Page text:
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G20 says it will strive for fair global access to COVID-19 vaccine

By Davide Barbuscia and Marwa Rashad



a close up of a tool: FILE PHOTO: The word "COVID-19" is reflected in a drop on a syringe needle in this illustration


© Reuters/DADO RUVIC
FILE PHOTO: The word “COVID-19” is reflected in a drop on a syringe needle in this illustration

DUBAI/RIYADH (Reuters) – Leaders of the world’s 20 biggest economies vowed on Sunday to spare no effort to supply COVID-19 drugs, tests and vaccines affordably and fairly to “all people”, reflecting worries that the pandemic could deepen global divisions between rich and poor.

The pandemic and prospects of an uneven and uncertain economic recovery were at the centre of a two-day summit under the chairmanship of Saudi Arabia, which will hand the G20 presidency to Italy next month.



FILE PHOTO: "Family Photo" for annual G20 Summit World Leaders is projected onto Salwa Palace in At-Turaif, one of Saudi Arabia’s UNESCO World Heritage sites, in Diriyah


© Reuters/NAEL SHYOUKHI
FILE PHOTO: “Family Photo” for annual G20 Summit World Leaders is projected onto Salwa Palace in At-Turaif, one of Saudi Arabia’s UNESCO World Heritage sites, in Diriyah

“The COVID-19 pandemic and its unprecedented impact in terms of lives lost, livelihoods and economies affected, is an unparalleled shock that has revealed vulnerabilities in our preparedness and response and underscored our common challenges,” the final communique said.

G20 nations will work to “protect lives, provide support with a special focus on the most vulnerable, and put our economies back on a path to restoring growth, and protecting and creating jobs for all.”



Olaf Scholz, Angela Merkel in a room: German Chancellor Merkel and Finance Minister Scholz take part in a video conference during the G20 Leaders' Summit 2020


© Reuters/GUIDO BERGMANN
German Chancellor Merkel and Finance Minister Scholz take part in a video conference during the G20 Leaders’ Summit 2020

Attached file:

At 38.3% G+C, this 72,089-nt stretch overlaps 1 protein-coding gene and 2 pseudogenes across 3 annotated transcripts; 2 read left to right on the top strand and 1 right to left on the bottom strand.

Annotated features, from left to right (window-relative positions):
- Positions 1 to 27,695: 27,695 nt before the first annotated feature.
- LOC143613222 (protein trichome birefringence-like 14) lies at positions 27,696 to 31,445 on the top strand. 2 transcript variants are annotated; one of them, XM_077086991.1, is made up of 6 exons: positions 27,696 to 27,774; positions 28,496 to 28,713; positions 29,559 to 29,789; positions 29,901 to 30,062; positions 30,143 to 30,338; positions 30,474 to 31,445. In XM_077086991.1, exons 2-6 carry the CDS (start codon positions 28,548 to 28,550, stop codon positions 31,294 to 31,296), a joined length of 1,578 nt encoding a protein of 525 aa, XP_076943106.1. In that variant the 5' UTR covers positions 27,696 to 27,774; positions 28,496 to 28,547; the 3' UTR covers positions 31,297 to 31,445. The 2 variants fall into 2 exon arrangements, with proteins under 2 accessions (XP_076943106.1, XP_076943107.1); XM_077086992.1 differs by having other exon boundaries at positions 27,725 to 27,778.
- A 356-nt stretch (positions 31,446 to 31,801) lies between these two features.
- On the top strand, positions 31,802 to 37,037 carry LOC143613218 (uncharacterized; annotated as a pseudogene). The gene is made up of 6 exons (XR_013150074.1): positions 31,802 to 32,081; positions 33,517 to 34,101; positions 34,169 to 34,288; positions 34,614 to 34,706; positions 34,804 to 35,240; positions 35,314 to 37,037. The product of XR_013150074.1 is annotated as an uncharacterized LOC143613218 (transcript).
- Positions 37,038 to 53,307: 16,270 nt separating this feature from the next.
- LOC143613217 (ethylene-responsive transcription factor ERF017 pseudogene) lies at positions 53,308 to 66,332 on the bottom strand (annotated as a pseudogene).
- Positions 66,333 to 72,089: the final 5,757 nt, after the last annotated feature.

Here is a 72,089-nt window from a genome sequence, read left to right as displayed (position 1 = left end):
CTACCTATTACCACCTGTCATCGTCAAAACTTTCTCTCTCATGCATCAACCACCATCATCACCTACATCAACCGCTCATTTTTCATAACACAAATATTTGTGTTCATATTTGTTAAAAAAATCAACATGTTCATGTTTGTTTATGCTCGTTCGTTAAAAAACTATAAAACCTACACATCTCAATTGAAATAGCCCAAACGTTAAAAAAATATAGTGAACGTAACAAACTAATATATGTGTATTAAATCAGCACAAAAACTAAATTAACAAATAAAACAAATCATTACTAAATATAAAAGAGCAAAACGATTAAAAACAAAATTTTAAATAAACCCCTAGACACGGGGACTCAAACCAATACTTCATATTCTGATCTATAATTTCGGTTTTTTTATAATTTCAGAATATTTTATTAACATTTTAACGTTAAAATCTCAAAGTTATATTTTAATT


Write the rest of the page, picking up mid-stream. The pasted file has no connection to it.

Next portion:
On vaccines, tests and treatments, the leaders said: “We will spare no effort to ensure their affordable and equitable access for all people.”

The world’s economy has experienced a sharp contraction this year as measures to contain the spread of the virus have curbed transport, trade, and demand across the planet.

The meeting was held by video link, like many such gatherings this year. Saudi Arabia’s King Salman said in his closing remarks that the group had “adopted important policies that will achieve recovery all the way to an economy that is resilient, sustainable, inclusive, and balanced”.

G20 leaders said that while global economic activity has partially picked up thanks the gradual reopening of some economies, the recovery is uneven, highly uncertain and subject to downside risks.



Donald Trump et al. in a room: U.S. President Donald Trump's virtual speech is aired live in media centre of the 15th annual G20 Leaders' Summit, in Riyadh, Saudi Arabia


© Reuters/SAUDI PRESS AGENCY
U.S. President Donald Trump’s virtual speech is aired live in media centre of the 15th annual G20 Leaders’ Summit, in Riyadh, Saudi Arabia

They reaffirmed their commitment to use “all available policy tools as long as required” to protect people’s lives, jobs, and incomes.

DEBT FREEZE

The G20 has endorsed a plan to extend a freeze in debt service payments by the poorest countries to mid-2021 and a common approach for dealing with debt problems beyond that, according to the communique.

The Debt Service Suspension Initiative has helped 46 countries defer $5.7 billion in 2020 debt service payments, short of the 73 countries that were eligible, and promised savings of around $12 billion.

The head of the International Monetary Fund called on Sunday for prompt and effective implementation of the G20 framework for debt treatments beyond the initiative and said other countries needed help as well.



Ibn Saud, Ibrahim Abdulaziz Al-Assaf sitting at a desk: Saudi Crown Prince Mohammed bin Salman chairs final session of the 15th annual G20 Leaders' Summit


© Reuters/BANDER ALGALOUD
Saudi Crown Prince Mohammed bin Salman chairs final session of the 15th annual G20 Leaders’ Summit

“Going forward, we must also help those countries not covered by the Framework to address debt vulnerabilities so that their economies can become more resilient,” IMF Managing Director Kristalina Georgieva said in a statement after addressing the G20 leaders.



Angela Merkel with his mouth open: German Chancellor Merkel and FM Scholz hold news conference in Berlin


© Reuters/HANNIBAL HANSCHKE
German Chancellor Merkel and FM Scholz hold news conference in Berlin

In their joint statement, the leaders also said they strongly encouraged private creditors to participate in the initiative on comparable terms when requested by eligible countries.

Debt relief for Africa will be an important theme of the Italian presidency of the G20 in 2021.

The communique also stressed the importance of multilateral institutions. It called on the IMF to continue exploring additional tools that could help its members’ needs as the crisis evolves.

(Reporting by Davide Barbuscia and Maha El Dahan in Dubai; Raya Jalabi in Beirut and Andrea Shalal in Washington; Editing by William Maclean and Frances Kerry)

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